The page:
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Overview

The gigantic landmass that dominates southeastern Asia, China is the fourth largest country in the world. China is the world's most populous country with about 1.3 billion people, which is approximately 20 percent of the Earth's population. The coastal regions are the most economically developed with an estimated 90 million Chinese people living in these densely populated areas. An ancient nation with a long and powerful history dating back thousands of years, China is now at the forefront of economic development and is striving to make its mark on the world stage – as can be seen from the recent hosting of the Olympics. It has the world’s fastest growing economy, with a 2007 GDP standing at 24.662 trillion Yuan (about 3.4 trillion U.S. dollars) and a population of over 1.3 billion citizens, five times that of the USA. Luckily for those interested in teaching abroad, a big part of the country’s push into the global market is its quest for English.

Teaching positions are plentiful in China, where native English speakers are in great demand nationwide. There is currently a reported shortage of about 83, 000 teachers.

Salary and hours

In the big cities teachers should be able to get about 10,000RMB a month plus overtime (average of 25 - 30 hours a week) plus an end of contract bonus. Most common is between 4,000-6,000RMB. Private institutions and Universities often pay higher but require you to work more hours per week. There are lots of places that will offer less but everything in China is negotiable. There is a great deal of work, so teachers should be careful of getting tied into a contract or take the first thing hat comes along. Fairly standard additional items include: a paid round-trip airfare after 12 months of work, a paid-for and furnished apartment, a computer with internet access and telephone or Skype connections. You may also be in the running for a significant bonus upon completion of your contract. And remember that you can always negotiate for free Chinese lessons.

Contracts

Make sure you have the original stamped contract with you before you leave for China. The sign of authenticity in China is a red stamp on the contract. Make sure your contract states the pay, the number of hours to be taught, and the airfare reimbursement if there is one. Be sure to clarify with the institution whether weekends are free and whether or not you get paid for holidays.

Staying Safe

Generally it is not recommended to work through a recruiter, since there are plenty of scam artists around. Be especially weary of agencies or recruiters that ask you for money at any point in the process – a sure-fire indicator that the agency is not a reputable one. Ask for the name of a foreign employee, past or present, with whom you can get in contact. People with experience of teaching in China also recommend some kind of medical cover, ideally covering medical evacuation if necessary. The key thing to do however is research: do as much as possible and thoroughly research the school or university where you are going to teach and read accounts of people who have taught there. Make sure you read the Foreign Teachers’ Guide to Living and Teaching in China before you embark on your adventure.

Type of teaching

In private language schools teachers will mainly be teaching young people (mostly teenagers), but also people in their twenties and there is likely to be a range within that. There may also be opportunities to teach young learners. Remember that class sizes can be significantly larger than in Western countries (up to 60 students)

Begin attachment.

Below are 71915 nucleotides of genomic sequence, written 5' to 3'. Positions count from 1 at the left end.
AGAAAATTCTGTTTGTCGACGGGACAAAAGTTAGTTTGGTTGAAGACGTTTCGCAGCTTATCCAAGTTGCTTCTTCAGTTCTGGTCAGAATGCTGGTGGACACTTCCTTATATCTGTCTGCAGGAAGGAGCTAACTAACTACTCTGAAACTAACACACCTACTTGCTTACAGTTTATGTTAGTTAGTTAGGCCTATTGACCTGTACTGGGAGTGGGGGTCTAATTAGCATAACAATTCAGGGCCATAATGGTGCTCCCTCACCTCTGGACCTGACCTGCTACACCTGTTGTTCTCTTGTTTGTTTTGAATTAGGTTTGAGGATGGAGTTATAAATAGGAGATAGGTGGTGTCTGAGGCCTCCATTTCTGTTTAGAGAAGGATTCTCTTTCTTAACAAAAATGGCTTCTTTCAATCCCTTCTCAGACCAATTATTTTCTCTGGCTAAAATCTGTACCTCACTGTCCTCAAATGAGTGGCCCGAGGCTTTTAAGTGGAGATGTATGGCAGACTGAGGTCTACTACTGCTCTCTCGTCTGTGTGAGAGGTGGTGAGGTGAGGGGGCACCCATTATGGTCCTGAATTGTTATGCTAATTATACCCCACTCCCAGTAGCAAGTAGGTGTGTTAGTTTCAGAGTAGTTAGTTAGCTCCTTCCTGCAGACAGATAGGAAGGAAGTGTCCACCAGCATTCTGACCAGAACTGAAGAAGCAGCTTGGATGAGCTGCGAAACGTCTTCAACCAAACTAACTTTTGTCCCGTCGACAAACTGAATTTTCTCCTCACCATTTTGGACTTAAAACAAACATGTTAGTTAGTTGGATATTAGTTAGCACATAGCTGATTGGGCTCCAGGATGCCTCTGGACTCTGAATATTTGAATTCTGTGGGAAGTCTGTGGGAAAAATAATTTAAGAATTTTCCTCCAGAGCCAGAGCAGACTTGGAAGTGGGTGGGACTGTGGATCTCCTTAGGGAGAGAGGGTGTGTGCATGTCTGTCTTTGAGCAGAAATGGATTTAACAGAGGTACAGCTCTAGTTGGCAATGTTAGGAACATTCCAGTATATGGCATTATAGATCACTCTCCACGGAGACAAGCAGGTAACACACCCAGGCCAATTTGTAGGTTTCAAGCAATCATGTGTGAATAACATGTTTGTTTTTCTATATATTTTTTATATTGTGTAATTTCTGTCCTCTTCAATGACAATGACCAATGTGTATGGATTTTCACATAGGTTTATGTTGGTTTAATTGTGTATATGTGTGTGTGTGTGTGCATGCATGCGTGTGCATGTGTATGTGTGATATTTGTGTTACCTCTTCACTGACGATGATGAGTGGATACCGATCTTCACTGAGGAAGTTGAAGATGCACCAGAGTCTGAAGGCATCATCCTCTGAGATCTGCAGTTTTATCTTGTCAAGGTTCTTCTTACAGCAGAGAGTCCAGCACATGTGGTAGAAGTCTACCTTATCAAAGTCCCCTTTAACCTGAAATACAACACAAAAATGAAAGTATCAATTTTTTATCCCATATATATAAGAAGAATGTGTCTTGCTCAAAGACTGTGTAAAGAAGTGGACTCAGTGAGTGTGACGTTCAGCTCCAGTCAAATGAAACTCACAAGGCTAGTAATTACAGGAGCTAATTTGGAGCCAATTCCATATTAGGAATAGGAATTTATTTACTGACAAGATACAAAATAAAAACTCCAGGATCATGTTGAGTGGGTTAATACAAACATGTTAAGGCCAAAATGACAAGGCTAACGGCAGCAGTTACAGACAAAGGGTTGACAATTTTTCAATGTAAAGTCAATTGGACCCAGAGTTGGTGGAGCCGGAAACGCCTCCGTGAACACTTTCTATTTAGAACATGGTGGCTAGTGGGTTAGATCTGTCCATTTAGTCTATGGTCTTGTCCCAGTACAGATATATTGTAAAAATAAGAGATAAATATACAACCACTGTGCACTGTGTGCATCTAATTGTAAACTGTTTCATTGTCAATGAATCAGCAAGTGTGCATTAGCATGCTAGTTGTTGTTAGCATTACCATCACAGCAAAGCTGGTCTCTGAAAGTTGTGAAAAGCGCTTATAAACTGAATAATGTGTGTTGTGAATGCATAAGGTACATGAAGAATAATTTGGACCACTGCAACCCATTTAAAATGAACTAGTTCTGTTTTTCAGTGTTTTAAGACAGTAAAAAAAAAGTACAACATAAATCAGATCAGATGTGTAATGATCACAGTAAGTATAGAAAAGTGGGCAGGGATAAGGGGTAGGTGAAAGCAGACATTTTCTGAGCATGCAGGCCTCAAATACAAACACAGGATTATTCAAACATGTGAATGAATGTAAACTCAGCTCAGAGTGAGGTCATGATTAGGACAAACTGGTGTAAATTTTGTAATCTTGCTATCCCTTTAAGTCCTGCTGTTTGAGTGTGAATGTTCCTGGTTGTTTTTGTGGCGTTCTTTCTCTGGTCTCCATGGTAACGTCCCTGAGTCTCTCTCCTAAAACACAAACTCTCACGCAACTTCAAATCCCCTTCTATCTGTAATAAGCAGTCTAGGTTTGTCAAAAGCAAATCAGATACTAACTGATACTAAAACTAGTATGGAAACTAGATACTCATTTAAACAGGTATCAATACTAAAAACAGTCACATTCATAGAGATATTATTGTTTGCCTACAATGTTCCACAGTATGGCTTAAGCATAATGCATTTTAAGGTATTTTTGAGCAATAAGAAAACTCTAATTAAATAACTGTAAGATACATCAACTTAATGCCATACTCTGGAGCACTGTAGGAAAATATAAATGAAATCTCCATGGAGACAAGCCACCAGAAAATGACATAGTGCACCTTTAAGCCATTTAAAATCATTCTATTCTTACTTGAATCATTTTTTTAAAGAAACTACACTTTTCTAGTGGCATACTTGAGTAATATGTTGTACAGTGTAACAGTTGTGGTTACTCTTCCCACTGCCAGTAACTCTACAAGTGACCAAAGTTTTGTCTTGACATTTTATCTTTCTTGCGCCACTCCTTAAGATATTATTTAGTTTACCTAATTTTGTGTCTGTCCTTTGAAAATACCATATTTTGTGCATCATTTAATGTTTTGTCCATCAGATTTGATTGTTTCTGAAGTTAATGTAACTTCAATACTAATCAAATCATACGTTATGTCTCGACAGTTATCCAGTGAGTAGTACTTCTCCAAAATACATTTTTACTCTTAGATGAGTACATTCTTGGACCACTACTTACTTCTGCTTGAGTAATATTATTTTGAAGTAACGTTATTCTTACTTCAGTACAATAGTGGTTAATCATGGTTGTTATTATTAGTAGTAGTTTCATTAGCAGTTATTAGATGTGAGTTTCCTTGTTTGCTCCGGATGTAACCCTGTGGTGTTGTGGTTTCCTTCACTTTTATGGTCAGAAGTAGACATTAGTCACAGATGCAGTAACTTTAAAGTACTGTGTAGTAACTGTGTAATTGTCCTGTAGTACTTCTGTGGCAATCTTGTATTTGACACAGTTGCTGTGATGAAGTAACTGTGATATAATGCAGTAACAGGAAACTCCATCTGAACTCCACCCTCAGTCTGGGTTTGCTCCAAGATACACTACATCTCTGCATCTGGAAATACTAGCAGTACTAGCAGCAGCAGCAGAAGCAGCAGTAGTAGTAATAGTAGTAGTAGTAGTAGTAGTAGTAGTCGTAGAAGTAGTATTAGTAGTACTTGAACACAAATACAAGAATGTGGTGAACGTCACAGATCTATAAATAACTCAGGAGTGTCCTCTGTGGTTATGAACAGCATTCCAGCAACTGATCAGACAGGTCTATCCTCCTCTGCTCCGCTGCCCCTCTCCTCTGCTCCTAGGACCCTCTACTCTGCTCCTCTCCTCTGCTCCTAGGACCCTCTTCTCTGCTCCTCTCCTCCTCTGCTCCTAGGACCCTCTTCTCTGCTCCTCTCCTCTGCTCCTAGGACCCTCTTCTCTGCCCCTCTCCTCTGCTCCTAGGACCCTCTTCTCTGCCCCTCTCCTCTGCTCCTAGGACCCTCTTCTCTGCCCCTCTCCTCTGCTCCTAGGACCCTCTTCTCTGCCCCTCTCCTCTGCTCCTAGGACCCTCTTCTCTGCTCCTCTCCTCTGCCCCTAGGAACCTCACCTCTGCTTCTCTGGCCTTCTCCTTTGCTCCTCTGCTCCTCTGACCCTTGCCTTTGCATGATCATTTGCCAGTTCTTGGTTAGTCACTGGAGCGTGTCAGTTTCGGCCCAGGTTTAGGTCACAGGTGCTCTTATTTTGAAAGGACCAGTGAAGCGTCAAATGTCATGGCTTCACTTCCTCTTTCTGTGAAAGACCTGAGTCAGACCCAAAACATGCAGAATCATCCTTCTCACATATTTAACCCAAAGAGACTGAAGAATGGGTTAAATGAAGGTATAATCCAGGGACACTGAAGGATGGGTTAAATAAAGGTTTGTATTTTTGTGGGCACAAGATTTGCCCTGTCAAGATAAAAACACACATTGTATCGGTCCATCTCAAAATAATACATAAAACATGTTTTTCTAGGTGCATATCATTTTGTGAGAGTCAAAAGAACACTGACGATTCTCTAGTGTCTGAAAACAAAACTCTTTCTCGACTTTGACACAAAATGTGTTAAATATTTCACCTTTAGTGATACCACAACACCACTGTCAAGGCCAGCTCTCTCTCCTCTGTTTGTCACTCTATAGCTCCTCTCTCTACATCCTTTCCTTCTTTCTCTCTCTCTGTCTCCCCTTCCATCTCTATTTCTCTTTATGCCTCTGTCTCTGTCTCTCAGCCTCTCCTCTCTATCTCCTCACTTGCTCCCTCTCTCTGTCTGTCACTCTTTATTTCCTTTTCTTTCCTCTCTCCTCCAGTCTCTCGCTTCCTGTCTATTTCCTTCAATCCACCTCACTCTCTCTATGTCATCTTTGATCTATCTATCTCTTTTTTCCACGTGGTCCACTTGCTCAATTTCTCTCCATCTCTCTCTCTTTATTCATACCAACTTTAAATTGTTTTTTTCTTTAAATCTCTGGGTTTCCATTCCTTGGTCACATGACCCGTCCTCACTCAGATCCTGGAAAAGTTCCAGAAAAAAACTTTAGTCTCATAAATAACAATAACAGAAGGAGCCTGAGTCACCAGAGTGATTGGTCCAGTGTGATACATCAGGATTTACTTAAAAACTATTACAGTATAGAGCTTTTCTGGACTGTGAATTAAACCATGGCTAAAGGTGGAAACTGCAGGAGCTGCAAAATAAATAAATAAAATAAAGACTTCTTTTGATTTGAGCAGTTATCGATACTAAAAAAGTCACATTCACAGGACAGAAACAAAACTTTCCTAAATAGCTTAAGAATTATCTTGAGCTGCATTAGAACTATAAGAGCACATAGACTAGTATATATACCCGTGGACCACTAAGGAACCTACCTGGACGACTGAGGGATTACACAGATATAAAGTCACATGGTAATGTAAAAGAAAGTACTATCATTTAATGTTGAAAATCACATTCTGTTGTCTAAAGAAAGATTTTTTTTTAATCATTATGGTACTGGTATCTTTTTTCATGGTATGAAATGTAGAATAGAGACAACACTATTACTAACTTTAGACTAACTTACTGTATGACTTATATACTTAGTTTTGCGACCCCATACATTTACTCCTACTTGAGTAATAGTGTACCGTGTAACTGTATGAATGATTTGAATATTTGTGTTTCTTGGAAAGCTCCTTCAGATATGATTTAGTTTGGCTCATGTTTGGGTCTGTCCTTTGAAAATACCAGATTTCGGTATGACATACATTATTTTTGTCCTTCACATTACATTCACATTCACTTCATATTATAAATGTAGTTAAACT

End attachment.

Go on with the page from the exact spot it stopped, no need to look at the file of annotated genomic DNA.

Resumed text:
English students tend to come from the more affluent sectors of Chinese society and attend classes for a variety of reasons. The most common reasons are to supplement school lessons; to improve English for the workplace; to prepare for English examinations (notably IELTS); for study abroad purposes or to consolidate English skills before embarking upon trips abroad.

Accommodation

Typical rent depends on whether you are prepared to share or not. Sharing accommodation will halve your accommodation costs, and there is a great range of accommodation available. Around 3000 - 4000RMB in the cities should cover shared accommodation near the centre. Accommodation is much cheaper outside of the big cities. Remember to find out if your employer will reimburse you for travelling fees.

Start of school year/ best time to look for work

The school year starts in September but most schools will recruit during the year as well - particularly February/March. There is, however, a constant shortage of teachers in China, and jobs are available at almost any time of the year with lots of short summer school placements from June to September.

Red tape

You don't even need a CELTA to teach in China - being white and a native speaker is more important than having a CELTA so it's unlikely they will require a degree if the teacher is CELTA qualified. Again, it will probably depend on the school and location. Some teachers who are native speakers and have Asian ancestry often find it difficult to get work. Technically, teachers will need at least an undergraduate degree and fortunately, the law also states that in lieu of a degree, teachers with adequate "life experience" may be admitted.

Schools should take care of visa applications, and they usually get a Z-type visa. This is the only visa that allows you to work legally in China for a salary. You will also need a residence permit, which has recently been updated to a simple page in the passport. Do also check with the local authorities regarding age restrictions as in some areas there is a restriction on long term visas for people 60 and older. Remember that this can all take quite a long time to organize, so learn to be patient – a valuable trait to have in China anyway.